It is immaterial that the evidence would support a finding contrary to that reached by the Commissioner; the determination of the Commissioner as to a factual matter will stand if supported by substantial evidence because it is the Commissioner's job, and not the Court's, to resolve conflicts in the evidence. Sorenson v. Weinberger, 514 F.2d 1112, 1119 (9th Cir. 1975).

In weighing the evidence and making findings, the Commissioner must apply the proper legal standards. Burkhart v. Bowen, 856 F.2d 1335, 1338 (9th Cir. 1988). This Court must review the whole record and uphold the Commissioner's determination that the claimant is not disabled if the Commissioner applied the proper legal standards, and if the Commissioner's findings are supported by substantial evidence. See, Sanchez v. Secretary of Health and Human Services, 812 F.2d 509, 510 (9th Cir. 1987); Jones v. Heckler, 760 F.2d at 995. If the Court concludes that the ALJ did not use the proper legal standard, the matter will be remanded to permit application of the appropriate standard. Cooper v. Bowen, 885 F.2d 557, 561 (9th Cir. 1987).

III. Disability

A. Legal Standards

In order to qualify for benefits, a claimant must establish that she is unable to engage in substantial gainful activity due to a medically determinable physical or mental impairment which has lasted or can be expected to last for a continuous period of not less than twelve months. 42 U.S.C. §§ 416(i), 1382c(a)(3)(A). A claimant must demonstrate a physical or mental impairment of such severity that the claimant is not only unable to do the claimant's previous work, but cannot, considering age, education, and work experience, engage in any other kind of substantial gainful work which exists in the national economy. 42 U.S.C. 1382c(a)(3)(B); Quang Van Han v. Bowen, 882 F.2d 1453, 1456 (9th Cir. 1989). The burden of establishing a disability is initially on the claimant, who must prove that the claimant is unable to return to his or her former type of work; the burden then shifts to the Commissioner to identify other jobs that the claimant is capable of performing considering the claimant's residual functional capacity, as well as her age, education and last fifteen years of work experience. Terry v. Sullivan, 903 F.2d 1273, 1275 (9th Cir. 1990).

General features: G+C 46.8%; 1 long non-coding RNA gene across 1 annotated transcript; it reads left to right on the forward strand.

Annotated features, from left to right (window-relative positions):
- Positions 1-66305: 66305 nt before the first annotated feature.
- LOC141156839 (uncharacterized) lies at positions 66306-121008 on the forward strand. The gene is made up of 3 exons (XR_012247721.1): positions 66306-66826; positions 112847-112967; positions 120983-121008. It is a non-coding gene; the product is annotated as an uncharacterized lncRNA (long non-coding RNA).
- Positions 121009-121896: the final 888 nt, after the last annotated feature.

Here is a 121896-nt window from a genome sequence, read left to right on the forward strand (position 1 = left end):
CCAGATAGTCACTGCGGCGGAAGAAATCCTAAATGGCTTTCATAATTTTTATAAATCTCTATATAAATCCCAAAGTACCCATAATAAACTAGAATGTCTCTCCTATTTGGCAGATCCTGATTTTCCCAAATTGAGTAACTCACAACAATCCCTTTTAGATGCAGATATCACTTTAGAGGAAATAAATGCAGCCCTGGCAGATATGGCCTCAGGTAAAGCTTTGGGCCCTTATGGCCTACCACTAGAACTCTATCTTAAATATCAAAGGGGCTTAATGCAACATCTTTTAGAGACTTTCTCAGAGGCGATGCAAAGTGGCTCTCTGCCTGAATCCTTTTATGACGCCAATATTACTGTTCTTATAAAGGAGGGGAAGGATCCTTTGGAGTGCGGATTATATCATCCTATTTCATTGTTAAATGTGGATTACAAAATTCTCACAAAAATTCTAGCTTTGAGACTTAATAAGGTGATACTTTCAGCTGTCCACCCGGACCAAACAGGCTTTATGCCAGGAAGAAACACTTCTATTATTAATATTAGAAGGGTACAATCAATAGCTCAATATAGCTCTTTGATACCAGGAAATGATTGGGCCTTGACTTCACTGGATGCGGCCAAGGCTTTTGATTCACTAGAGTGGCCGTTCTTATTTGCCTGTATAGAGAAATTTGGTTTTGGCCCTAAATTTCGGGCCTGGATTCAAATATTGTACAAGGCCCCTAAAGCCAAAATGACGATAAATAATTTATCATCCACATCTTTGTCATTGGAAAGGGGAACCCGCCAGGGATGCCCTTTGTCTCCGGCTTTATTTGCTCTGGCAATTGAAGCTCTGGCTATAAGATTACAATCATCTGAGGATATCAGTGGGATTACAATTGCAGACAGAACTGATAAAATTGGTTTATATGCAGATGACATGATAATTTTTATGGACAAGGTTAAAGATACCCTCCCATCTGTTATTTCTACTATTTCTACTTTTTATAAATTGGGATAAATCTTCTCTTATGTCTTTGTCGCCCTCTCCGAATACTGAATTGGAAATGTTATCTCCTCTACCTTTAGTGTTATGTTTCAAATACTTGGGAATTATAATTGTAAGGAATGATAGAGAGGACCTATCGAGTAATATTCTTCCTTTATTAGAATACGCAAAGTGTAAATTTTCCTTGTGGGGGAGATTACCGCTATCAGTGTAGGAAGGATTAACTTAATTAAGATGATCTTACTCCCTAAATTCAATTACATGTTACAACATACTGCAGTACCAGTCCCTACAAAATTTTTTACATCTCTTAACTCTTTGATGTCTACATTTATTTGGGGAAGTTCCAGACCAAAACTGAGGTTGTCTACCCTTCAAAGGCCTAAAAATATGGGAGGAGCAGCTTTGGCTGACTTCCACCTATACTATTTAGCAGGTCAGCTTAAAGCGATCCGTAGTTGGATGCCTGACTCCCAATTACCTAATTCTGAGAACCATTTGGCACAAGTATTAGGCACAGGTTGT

The regulations provide that the ALJ must make specific sequential determinations in the process of evaluating a disability: 1) whether the applicant engaged in substantial gainful activity since the alleged date of the onset of the impairment, 20 C.F.R. § 404.1520;*fn2 2) whether solely on the basis of the medical evidence the claimed impairment is severe, that is, of a magnitude sufficient to limit significantly the individual's physical or mental ability to do basic work activities, 20 C.F.R. § 404.1520(c); 3) whether solely on the basis of medical evidence the impairment equals or exceeds in severity certain impairments described in Appendix I of the regulations, 20 C.F.R. § 404.1520(d); 4) whether the applicant has sufficient residual functional capacity, defined as what an individual can still do despite limitations, to perform the applicant's past work, 20 C.F.R. §§ 404.1520(e), 404.1545(a); and 5) whether on the basis of the applicant's age, education, work experience, and residual functional capacity, the applicant can perform any other gainful and substantial work within the economy, 20 C.F.R. § 404.1520(f).